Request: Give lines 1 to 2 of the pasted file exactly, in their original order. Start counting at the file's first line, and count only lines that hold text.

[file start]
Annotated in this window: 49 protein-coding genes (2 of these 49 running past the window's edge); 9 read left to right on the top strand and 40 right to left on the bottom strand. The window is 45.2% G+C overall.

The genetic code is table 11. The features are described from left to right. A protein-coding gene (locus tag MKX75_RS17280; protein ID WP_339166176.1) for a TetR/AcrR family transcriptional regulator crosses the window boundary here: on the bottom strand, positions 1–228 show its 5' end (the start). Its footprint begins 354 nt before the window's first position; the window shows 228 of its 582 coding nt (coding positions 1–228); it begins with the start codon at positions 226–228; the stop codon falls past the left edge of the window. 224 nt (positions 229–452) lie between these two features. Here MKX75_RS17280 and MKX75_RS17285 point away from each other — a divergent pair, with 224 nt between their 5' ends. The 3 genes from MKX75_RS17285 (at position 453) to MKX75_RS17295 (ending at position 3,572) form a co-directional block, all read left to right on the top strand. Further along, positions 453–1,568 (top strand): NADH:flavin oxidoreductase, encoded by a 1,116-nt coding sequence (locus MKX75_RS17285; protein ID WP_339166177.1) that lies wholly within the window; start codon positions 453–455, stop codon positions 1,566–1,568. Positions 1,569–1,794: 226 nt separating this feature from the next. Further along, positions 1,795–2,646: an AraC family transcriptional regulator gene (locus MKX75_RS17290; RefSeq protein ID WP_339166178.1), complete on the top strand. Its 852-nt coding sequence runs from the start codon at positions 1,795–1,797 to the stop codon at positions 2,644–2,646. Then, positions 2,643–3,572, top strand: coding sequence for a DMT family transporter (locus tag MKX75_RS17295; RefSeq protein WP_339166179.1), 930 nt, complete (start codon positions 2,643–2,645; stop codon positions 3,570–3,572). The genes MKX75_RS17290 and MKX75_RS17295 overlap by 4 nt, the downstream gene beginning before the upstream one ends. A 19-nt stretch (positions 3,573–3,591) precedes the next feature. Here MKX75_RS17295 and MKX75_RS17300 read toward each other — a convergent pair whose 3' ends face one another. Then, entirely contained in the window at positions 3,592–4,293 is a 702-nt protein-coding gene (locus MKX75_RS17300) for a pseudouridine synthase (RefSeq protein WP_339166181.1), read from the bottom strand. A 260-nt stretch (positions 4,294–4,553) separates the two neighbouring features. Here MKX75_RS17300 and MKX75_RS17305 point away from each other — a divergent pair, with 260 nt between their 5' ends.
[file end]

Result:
Annotated in this window: 49 protein-coding genes (2 of these 49 running past the window's edge); 9 read left to right on the top strand and 40 right to left on the bottom strand. The window is 45.2% G+C overall.

The genetic code is table 11. The features are described from left to right. A protein-coding gene (locus tag MKX75_RS17280; protein ID WP_339166176.1) for a TetR/AcrR family transcriptional regulator crosses the window boundary here: on the bottom strand, positions 1–228 show its 5' end (the start). Its footprint begins 354 nt before the window's first position; the window shows 228 of its 582 coding nt (coding positions 1–228); it begins with the start codon at positions 226–228; the stop codon falls past the left edge of the window. 224 nt (positions 229–452) lie between these two features. Here MKX75_RS17280 and MKX75_RS17285 point away from each other — a divergent pair, with 224 nt between their 5' ends. The 3 genes from MKX75_RS17285 (at position 453) to MKX75_RS17295 (ending at position 3,572) form a co-directional block, all read left to right on the top strand. Further along, positions 453–1,568 (top strand): NADH:flavin oxidoreductase, encoded by a 1,116-nt coding sequence (locus MKX75_RS17285; protein ID WP_339166177.1) that lies wholly within the window; start codon positions 453–455, stop codon positions 1,566–1,568. Positions 1,569–1,794: 226 nt separating this feature from the next. Further along, positions 1,795–2,646: an AraC family transcriptional regulator gene (locus MKX75_RS17290; RefSeq protein ID WP_339166178.1), complete on the top strand. Its 852-nt coding sequence runs from the start codon at positions 1,795–1,797 to the stop codon at positions 2,644–2,646. Then, positions 2,643–3,572, top strand: coding sequence for a DMT family transporter (locus tag MKX75_RS17295; RefSeq protein WP_339166179.1), 930 nt, complete (start codon positions 2,643–2,645; stop codon positions 3,570–3,572). The genes MKX75_RS17290 and MKX75_RS17295 overlap by 4 nt, the downstream gene beginning before the upstream one ends. A 19-nt stretch (positions 3,573–3,591) precedes the next feature. Here MKX75_RS17295 and MKX75_RS17300 read toward each other — a convergent pair whose 3' ends face one another. Then, entirely contained in the window at positions 3,592–4,293 is a 702-nt protein-coding gene (locus MKX75_RS17300) for a pseudouridine synthase (RefSeq protein WP_339166181.1), read from the bottom strand. A 260-nt stretch (positions 4,294–4,553) separates the two neighbouring features. Here MKX75_RS17300 and MKX75_RS17305 point away from each other — a divergent pair, with 260 nt between their 5' ends.